At just after halfway, in chapters 10 and 11, comes the point where this sort of book lives or dies, and holy cow does this become utterly, utterly wonderful. Anyone who spoils the direction taken in the second half — and especially the reason for that direction — should be dumped in a well themselves, because it’s a development that elicited an actual yelp of delight from me as the pictures slowly formed in my mind as they were confirmed on the page. It makes me grin even now to remember it, and off we go on another round of scheming and tireless ingenuity, and so Thorndyke ends up in the mix again — the way he reaches a certain conclusion, again with lightning-fast reasoning based on Freeman’s own medical knowledge is wonderful — and he and Pottermack are set to collide…
Thorndyke is a fascinating character on this evidence: given the profession of a “medico-legal adviser” to an insurance company, he comes across as a sort of proto James Bond with his little gadgets and independent brief to roam and enquire. He’s highly-regarded due to the brilliant insight he can bring to a situation, and yet thoroughly disdainful of any unctuous treatment on this account; uncomfortable with being given a very visible seat at an inquest, he seems to view everything as an interested yet passive observer — “allowance had to be made for special circumstances”. And his (perfectly valid) reflections on the “perverting effect of unconscious bias” might just be the first time I’ve ever encountered a novel from this era actively criticising such an undertaking…and no light criticism, either — Freeman flays it to within an inch of its life.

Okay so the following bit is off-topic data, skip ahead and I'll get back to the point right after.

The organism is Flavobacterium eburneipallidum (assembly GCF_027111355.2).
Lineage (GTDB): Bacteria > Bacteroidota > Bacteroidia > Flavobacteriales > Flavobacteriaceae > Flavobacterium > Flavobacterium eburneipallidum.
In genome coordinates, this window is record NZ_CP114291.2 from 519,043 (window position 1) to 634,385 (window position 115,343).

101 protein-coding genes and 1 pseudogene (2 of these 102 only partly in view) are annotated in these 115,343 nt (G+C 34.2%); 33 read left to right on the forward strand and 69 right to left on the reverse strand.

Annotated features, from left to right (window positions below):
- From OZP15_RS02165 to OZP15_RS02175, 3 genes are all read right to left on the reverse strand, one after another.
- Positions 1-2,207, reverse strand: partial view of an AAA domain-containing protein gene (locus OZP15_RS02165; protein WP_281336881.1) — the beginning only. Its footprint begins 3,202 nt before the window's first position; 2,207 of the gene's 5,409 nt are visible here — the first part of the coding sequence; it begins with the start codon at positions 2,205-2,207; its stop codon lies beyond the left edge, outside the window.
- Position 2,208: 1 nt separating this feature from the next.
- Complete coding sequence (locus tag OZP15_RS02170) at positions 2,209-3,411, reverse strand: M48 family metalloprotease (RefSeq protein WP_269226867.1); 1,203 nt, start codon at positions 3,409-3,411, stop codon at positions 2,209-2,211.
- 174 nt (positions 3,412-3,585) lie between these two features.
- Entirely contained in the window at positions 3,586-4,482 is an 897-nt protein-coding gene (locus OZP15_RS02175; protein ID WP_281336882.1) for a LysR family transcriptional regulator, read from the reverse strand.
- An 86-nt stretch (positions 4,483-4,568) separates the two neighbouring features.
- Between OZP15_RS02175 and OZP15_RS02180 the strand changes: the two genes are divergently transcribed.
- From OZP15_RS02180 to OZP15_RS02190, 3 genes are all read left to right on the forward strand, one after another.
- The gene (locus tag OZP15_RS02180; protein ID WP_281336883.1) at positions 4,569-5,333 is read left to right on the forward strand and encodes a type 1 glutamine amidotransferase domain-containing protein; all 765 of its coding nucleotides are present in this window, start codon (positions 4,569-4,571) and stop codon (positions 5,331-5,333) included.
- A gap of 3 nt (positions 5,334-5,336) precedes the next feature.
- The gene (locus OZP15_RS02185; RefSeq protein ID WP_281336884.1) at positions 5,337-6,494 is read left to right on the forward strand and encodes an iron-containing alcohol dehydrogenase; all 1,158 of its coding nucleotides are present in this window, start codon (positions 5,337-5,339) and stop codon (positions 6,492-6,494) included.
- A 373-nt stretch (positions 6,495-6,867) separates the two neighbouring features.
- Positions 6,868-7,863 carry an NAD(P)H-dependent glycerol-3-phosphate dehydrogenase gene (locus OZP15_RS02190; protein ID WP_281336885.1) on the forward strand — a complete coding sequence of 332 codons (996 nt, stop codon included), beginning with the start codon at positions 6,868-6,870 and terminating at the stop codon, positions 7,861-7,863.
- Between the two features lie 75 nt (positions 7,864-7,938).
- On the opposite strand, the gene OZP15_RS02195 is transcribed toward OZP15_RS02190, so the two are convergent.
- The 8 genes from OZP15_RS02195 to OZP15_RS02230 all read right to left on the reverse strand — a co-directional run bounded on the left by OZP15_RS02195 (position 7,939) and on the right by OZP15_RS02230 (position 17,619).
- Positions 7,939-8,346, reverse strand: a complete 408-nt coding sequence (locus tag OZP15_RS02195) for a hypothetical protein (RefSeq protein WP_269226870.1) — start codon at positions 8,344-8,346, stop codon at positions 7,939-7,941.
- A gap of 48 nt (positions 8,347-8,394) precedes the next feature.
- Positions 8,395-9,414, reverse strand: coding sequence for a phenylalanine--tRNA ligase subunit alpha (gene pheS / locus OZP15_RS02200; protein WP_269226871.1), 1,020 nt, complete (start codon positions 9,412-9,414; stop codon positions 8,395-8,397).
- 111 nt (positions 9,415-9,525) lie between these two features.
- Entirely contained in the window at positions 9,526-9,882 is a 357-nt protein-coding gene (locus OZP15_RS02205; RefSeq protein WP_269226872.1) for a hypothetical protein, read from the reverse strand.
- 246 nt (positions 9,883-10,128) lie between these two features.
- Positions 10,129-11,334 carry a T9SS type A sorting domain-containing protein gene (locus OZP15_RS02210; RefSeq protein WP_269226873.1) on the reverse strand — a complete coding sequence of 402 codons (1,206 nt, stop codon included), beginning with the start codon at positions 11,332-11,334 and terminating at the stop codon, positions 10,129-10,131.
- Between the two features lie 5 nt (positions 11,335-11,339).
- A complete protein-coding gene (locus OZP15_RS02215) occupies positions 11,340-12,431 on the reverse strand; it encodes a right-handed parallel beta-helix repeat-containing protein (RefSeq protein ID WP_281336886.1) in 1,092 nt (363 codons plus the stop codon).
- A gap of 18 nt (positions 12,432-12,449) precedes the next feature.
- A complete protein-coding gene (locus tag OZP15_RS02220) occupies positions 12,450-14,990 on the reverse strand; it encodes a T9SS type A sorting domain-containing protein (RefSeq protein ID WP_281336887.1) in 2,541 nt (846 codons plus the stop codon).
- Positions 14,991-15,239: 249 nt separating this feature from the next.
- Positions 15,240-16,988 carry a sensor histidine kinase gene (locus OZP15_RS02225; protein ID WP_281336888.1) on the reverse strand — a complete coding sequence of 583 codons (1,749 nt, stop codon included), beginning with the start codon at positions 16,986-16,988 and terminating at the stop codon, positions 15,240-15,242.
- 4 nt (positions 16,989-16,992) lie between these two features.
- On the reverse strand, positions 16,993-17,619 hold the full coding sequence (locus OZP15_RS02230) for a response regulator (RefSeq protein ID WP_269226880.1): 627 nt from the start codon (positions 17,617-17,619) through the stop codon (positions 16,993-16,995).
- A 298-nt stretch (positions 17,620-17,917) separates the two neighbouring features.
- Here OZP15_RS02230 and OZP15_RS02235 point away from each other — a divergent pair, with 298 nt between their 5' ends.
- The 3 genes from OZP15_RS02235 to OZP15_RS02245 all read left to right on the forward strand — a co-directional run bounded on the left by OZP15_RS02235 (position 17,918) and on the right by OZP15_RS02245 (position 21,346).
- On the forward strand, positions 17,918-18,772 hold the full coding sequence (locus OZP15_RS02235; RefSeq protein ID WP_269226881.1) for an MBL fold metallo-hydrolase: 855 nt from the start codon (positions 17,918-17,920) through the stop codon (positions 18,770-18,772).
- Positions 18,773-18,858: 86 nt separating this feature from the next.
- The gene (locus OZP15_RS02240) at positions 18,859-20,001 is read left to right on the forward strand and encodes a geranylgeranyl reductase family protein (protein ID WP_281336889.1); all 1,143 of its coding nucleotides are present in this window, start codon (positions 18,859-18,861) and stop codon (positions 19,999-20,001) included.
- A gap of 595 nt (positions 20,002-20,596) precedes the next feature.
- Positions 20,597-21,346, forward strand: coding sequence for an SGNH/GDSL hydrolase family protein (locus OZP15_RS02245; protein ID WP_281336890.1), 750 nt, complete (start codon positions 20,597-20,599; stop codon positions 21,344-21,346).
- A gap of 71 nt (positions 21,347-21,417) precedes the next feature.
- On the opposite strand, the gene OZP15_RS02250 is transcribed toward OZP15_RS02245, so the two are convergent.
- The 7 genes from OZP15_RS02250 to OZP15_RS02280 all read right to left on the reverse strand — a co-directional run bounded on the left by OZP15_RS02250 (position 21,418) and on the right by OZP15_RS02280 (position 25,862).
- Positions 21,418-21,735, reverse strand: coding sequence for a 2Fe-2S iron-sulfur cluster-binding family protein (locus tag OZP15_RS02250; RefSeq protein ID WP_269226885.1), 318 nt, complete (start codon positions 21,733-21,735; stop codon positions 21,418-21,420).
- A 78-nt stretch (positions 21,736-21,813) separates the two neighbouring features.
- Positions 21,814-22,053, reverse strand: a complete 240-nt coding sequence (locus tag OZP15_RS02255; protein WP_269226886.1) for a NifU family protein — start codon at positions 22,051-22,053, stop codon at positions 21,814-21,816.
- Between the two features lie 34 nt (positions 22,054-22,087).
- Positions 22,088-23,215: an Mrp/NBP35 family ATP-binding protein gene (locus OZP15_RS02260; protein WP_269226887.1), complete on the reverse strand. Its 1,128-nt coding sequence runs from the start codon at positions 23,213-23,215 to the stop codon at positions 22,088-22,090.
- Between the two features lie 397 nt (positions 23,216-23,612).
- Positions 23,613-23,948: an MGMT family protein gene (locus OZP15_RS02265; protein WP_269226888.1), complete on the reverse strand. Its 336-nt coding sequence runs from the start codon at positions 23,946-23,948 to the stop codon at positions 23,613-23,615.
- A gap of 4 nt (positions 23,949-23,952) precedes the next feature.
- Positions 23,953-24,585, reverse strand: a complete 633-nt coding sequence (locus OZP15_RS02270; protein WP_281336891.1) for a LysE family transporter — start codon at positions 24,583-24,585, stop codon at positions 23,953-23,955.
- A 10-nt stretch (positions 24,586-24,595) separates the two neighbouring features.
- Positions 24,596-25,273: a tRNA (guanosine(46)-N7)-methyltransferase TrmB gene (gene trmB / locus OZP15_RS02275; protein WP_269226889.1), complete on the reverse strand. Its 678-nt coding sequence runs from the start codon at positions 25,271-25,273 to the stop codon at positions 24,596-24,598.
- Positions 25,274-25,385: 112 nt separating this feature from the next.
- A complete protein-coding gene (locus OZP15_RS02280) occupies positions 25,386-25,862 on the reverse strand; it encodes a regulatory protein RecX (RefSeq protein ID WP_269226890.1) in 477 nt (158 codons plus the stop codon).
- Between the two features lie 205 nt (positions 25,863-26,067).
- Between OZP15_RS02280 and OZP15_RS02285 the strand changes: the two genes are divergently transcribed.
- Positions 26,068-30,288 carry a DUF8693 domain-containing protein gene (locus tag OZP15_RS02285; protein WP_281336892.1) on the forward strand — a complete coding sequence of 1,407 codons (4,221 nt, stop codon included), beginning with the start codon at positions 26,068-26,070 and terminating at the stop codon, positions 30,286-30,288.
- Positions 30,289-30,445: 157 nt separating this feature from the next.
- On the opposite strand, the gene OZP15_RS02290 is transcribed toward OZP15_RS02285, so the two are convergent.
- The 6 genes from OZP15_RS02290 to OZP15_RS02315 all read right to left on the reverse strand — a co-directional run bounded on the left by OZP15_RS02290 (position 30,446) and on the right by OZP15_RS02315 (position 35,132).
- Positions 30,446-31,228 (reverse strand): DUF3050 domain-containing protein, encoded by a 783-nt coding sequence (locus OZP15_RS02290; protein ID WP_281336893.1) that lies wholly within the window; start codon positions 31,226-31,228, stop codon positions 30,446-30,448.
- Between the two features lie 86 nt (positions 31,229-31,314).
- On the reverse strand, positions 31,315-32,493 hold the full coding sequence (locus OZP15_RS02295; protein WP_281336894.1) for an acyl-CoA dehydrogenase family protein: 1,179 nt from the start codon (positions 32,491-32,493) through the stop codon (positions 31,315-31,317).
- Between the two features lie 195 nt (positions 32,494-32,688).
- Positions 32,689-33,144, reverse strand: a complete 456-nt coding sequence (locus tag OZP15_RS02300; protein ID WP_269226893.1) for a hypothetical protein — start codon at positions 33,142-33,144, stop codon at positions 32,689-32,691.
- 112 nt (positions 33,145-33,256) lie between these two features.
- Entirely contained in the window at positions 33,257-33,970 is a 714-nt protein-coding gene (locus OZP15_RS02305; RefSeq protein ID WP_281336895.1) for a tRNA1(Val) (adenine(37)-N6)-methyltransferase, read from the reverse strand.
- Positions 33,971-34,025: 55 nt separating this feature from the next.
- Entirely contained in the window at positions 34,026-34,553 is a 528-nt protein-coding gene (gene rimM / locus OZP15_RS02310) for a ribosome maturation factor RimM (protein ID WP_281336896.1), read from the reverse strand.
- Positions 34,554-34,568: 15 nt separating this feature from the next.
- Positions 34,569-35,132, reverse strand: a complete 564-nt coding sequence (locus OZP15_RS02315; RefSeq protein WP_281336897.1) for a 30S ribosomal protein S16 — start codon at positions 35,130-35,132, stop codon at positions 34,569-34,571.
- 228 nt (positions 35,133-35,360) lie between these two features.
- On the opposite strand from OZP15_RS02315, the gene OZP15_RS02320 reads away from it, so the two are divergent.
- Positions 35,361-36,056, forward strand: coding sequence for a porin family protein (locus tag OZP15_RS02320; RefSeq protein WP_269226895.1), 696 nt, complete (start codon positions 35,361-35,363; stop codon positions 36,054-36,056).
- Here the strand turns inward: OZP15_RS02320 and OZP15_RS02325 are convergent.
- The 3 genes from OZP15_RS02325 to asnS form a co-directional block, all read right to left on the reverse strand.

The convoking of Thorndyke and Pottermack for the final showdown is wonderful for how Pottermack’s dissembling is laid bare, and what is doubtless the eponymous oversight is emblematic of the sort of perspective Thorndyke has shown throughout (that thing with the screws at the inquest — I mean, that’s both wildly unbelievable and yet staggeringly, embarrassingly obvious). It’s a humdinger of a meet, and one that ticks every box…right up to the aching, laborious, recapitulatory tedium of Thorndyke restating — divested of any of the charm in such abundance elsewhere — all the information we already know. The functional, deathless prose with which Freeman communicates Thorndyke’s findings as if relating characteristics of moths pinned to a board is probably fitting for the way that great man operates, but to wade through it a second time when the key question remains unanswered and I was desperate to know the answer took, unfortunately, the last gleeful sheen off this for me.
But that is a mere 12 pages out of 311, and all the foregoing delights in so, so many ways (I even learned a new phrase — “short commons” — and that “mizzle” far from being a weather condition used to mean “go on the run”). I’m very grateful to Ken for recommending this one, and R. Austin Freeman can add himself to the queue of GAD authors who have thoroughly piqued my interest. I dunno how available the man is but, as far as this blog is concerned, John Thorndyke Shall Return…